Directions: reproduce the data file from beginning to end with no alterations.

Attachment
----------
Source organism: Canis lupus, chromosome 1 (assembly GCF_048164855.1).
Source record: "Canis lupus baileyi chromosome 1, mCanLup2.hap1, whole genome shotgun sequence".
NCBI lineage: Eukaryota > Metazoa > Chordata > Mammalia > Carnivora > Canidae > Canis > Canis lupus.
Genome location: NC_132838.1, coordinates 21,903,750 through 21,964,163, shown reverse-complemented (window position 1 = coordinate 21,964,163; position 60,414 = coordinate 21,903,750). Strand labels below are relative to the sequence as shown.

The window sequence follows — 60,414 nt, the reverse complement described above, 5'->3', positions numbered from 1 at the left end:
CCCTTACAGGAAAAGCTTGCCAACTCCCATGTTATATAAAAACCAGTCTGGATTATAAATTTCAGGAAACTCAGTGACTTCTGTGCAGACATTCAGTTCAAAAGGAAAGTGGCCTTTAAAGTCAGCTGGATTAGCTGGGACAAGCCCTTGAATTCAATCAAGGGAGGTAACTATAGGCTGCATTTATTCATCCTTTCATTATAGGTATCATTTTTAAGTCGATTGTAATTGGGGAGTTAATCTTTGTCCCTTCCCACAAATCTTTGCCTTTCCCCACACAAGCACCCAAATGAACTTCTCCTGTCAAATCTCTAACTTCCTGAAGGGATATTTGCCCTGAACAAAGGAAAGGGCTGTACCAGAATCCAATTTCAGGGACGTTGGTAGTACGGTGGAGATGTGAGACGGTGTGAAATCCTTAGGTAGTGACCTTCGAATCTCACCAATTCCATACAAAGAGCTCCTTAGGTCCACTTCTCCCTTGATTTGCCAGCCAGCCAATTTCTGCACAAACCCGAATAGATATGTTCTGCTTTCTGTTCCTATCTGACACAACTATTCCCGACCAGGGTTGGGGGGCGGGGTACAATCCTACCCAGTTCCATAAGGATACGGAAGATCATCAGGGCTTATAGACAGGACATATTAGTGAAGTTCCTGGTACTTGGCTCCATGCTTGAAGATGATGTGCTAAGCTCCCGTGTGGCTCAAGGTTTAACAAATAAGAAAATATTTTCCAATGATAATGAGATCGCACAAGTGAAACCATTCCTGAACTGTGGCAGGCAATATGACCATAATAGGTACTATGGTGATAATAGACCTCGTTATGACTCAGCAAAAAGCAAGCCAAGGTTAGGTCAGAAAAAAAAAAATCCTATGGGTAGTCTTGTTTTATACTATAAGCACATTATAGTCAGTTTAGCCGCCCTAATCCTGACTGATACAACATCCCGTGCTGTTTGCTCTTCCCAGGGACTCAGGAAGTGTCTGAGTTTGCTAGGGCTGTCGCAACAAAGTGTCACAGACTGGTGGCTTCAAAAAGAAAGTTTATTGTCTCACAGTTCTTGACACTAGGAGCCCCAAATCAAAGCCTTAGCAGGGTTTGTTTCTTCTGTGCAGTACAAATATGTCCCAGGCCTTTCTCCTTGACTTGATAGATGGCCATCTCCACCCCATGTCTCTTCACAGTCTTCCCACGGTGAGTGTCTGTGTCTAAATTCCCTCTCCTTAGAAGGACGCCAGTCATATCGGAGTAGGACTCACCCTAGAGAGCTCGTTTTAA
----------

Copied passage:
Source organism: Canis lupus, chromosome 1 (assembly GCF_048164855.1).
Source record: "Canis lupus baileyi chromosome 1, mCanLup2.hap1, whole genome shotgun sequence".
NCBI lineage: Eukaryota > Metazoa > Chordata > Mammalia > Carnivora > Canidae > Canis > Canis lupus.
Genome location: NC_132838.1, coordinates 21,903,750 through 21,964,163, shown reverse-complemented (window position 1 = coordinate 21,964,163; position 60,414 = coordinate 21,903,750). Strand labels below are relative to the sequence as shown.

The window sequence follows — 60,414 nt, the reverse complement described above, 5'->3', positions numbered from 1 at the left end:
CCCTTACAGGAAAAGCTTGCCAACTCCCATGTTATATAAAAACCAGTCTGGATTATAAATTTCAGGAAACTCAGTGACTTCTGTGCAGACATTCAGTTCAAAAGGAAAGTGGCCTTTAAAGTCAGCTGGATTAGCTGGGACAAGCCCTTGAATTCAATCAAGGGAGGTAACTATAGGCTGCATTTATTCATCCTTTCATTATAGGTATCATTTTTAAGTCGATTGTAATTGGGGAGTTAATCTTTGTCCCTTCCCACAAATCTTTGCCTTTCCCCACACAAGCACCCAAATGAACTTCTCCTGTCAAATCTCTAACTTCCTGAAGGGATATTTGCCCTGAACAAAGGAAAGGGCTGTACCAGAATCCAATTTCAGGGACGTTGGTAGTACGGTGGAGATGTGAGACGGTGTGAAATCCTTAGGTAGTGACCTTCGAATCTCACCAATTCCATACAAAGAGCTCCTTAGGTCCACTTCTCCCTTGATTTGCCAGCCAGCCAATTTCTGCACAAACCCGAATAGATATGTTCTGCTTTCTGTTCCTATCTGACACAACTATTCCCGACCAGGGTTGGGGGGCGGGGTACAATCCTACCCAGTTCCATAAGGATACGGAAGATCATCAGGGCTTATAGACAGGACATATTAGTGAAGTTCCTGGTACTTGGCTCCATGCTTGAAGATGATGTGCTAAGCTCCCGTGTGGCTCAAGGTTTAACAAATAAGAAAATATTTTCCAATGATAATGAGATCGCACAAGTGAAACCATTCCTGAACTGTGGCAGGCAATATGACCATAATAGGTACTATGGTGATAATAGACCTCGTTATGACTCAGCAAAAAGCAAGCCAAGGTTAGGTCAGAAAAAAAAAAATCCTATGGGTAGTCTTGTTTTATACTATAAGCACATTATAGTCAGTTTAGCCGCCCTAATCCTGACTGATACAACATCCCGTGCTGTTTGCTCTTCCCAGGGACTCAGGAAGTGTCTGAGTTTGCTAGGGCTGTCGCAACAAAGTGTCACAGACTGGTGGCTTCAAAAAGAAAGTTTATTGTCTCACAGTTCTTGACACTAGGAGCCCCAAATCAAAGCCTTAGCAGGGTTTGTTTCTTCTGTGCAGTACAAATATGTCCCAGGCCTTTCTCCTTGACTTGATAGATGGCCATCTCCACCCCATGTCTCTTCACAGTCTTCCCACGGTGAGTGTCTGTGTCTAAATTCCCTCTCCTTAGAAGGACGCCAGTCATATCGGAGTAGGACTCACCCTAGAGAGCTCGTTTTAA